4. Middleware

Radar for PHP

4. Middleware

Radar uses the Relay system for dispatching middleware. You can read more about middleware there.

To add Relay-compatible middleware entries to the queue, call the $adr->middle() method in web/index.php. Pass a class name as the only parameter to the method. The underlying dependency injection container will create an instance of that class so that Relay can call its __invoke() method.


Alternatively, pass:

  • An array of the form ['ClassName', 'method']. In this case, the underlying dependency injection container will create an instance of that class and call the specified method. The method should be Relay-compatible.

  • A new callable object with a Relay-compatible __invoke() method.

  • An anonymous function with a Relay-compatible signature.

4.1. Exception Handling

If middleware in the queue fails to catch an exception, the default Relay\Middleware\ExceptionHandler will catch it automatically. The ExceptionHandler will:

  • write the Exception message to a new Response object,
  • set a 500 HTTP status code on that new Response,
  • return the new Response to the previous middleware handler.

The ExceptionHandler should be placed after the ResponseSender middleware in the queue, so that the ResponseSender can then send the exceptional response.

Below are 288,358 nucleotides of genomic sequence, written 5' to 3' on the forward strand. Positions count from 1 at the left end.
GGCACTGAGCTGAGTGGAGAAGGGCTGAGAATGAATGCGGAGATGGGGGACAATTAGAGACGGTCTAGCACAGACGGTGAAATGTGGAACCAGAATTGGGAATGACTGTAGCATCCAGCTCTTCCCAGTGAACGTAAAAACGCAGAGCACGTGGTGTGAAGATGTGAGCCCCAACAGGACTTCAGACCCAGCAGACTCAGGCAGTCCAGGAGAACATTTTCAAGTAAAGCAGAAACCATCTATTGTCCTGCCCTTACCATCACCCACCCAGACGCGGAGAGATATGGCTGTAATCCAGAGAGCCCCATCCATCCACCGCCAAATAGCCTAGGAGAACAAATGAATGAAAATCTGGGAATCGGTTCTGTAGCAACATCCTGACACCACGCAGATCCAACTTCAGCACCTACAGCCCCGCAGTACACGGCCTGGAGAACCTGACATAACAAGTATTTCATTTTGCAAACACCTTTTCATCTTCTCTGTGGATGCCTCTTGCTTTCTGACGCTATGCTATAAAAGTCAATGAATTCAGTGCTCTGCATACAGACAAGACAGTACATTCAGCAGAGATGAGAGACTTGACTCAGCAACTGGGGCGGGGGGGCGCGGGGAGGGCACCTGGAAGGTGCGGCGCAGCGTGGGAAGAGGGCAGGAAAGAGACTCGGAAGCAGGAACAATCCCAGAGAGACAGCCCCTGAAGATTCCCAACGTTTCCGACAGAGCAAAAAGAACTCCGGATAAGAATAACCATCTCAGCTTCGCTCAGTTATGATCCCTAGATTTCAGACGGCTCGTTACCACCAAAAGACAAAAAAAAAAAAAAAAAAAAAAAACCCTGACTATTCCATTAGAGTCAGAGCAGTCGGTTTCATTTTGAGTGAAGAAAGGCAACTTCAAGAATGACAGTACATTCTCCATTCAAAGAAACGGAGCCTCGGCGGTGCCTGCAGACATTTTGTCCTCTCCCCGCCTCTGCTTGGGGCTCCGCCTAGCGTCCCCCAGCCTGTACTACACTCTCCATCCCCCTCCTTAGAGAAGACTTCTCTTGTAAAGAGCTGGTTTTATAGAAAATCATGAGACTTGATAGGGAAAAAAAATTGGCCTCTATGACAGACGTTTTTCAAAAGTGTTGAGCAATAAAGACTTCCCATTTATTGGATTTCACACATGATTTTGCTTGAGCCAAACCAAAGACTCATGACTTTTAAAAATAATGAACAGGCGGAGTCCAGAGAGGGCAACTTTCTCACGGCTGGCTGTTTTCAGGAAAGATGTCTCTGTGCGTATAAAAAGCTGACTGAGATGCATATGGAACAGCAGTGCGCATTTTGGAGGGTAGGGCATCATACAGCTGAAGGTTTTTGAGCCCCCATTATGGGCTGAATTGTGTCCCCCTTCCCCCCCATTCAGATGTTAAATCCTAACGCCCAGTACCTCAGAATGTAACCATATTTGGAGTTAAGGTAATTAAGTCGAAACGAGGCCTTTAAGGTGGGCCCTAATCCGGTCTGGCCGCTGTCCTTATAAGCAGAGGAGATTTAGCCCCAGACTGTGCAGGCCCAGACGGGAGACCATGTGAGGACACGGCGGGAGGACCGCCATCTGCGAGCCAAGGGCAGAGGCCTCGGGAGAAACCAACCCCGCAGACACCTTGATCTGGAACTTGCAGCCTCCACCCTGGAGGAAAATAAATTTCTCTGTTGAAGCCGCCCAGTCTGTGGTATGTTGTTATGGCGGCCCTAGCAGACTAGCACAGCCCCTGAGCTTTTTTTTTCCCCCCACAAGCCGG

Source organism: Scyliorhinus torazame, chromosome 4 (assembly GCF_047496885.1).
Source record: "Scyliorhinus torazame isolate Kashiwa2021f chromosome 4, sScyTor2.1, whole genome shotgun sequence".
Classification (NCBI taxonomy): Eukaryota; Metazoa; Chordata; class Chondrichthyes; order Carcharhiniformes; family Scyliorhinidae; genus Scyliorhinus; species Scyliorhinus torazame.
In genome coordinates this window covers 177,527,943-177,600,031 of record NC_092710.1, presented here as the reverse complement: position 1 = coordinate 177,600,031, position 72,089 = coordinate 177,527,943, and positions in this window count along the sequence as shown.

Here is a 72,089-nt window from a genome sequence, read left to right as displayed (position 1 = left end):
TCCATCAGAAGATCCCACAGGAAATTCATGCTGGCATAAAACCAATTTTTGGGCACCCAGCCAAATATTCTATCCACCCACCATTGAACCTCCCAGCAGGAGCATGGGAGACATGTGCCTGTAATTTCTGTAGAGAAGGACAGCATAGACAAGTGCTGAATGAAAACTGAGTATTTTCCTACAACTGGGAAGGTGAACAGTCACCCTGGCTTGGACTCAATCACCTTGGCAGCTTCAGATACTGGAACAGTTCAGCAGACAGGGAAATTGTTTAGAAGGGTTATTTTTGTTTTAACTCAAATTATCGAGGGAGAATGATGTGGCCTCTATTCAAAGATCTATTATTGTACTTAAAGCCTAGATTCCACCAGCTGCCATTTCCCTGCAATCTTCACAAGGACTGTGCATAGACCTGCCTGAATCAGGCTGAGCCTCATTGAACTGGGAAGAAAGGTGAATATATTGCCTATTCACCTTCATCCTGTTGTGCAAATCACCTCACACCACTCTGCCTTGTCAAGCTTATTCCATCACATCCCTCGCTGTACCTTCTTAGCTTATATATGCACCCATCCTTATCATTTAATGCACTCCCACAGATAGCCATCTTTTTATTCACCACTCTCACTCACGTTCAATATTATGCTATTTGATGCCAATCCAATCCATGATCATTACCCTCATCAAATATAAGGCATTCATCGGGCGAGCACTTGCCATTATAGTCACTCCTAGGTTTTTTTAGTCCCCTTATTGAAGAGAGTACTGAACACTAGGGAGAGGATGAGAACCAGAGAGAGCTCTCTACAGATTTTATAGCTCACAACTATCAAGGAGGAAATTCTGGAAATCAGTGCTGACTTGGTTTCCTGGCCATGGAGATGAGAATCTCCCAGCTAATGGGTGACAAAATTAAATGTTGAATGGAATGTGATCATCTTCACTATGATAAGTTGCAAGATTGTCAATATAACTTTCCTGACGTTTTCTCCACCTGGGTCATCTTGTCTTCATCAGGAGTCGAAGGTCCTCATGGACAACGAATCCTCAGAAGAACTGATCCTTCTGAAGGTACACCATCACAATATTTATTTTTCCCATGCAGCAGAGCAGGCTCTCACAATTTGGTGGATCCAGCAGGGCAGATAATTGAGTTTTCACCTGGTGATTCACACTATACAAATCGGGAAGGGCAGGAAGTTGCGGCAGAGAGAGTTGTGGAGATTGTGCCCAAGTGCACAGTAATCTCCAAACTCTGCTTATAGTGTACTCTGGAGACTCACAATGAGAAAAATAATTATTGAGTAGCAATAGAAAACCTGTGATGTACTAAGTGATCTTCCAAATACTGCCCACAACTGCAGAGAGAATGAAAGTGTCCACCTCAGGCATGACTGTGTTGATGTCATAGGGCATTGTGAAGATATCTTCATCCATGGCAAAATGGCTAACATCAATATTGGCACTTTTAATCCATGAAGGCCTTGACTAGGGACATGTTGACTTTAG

4.2. Middleware And Domain Activity

You are going to be very tempted to place domain-related activity in your middleware, things like "checking to see if a user is authenticated" and so on. Resist this temptation. Middleware should only be about inspecting and modifying the request and response, not about handling domain elements. Middleware is not part of your core application; it is part of the HTTP user interface to that application.

One shorthand way of determining if you are doing domain work is this: if you have to touch a storage system of any sort, it's probably domain related. This includes things like starting a session, which uses some form of storage system to re-establish itself.

This may seem onerous, but remember: Radar is an HTTP-specific user interface wrapper around your core application. Anything that relates to authentication, authorization, database, disk, and so on are more properly part of your domain work, not the user- interface work related to the input and output related to that domain. All the data you need to work with the domain should come from the incoming request, and all the data you need to build a response should emit from the domain as a Payload.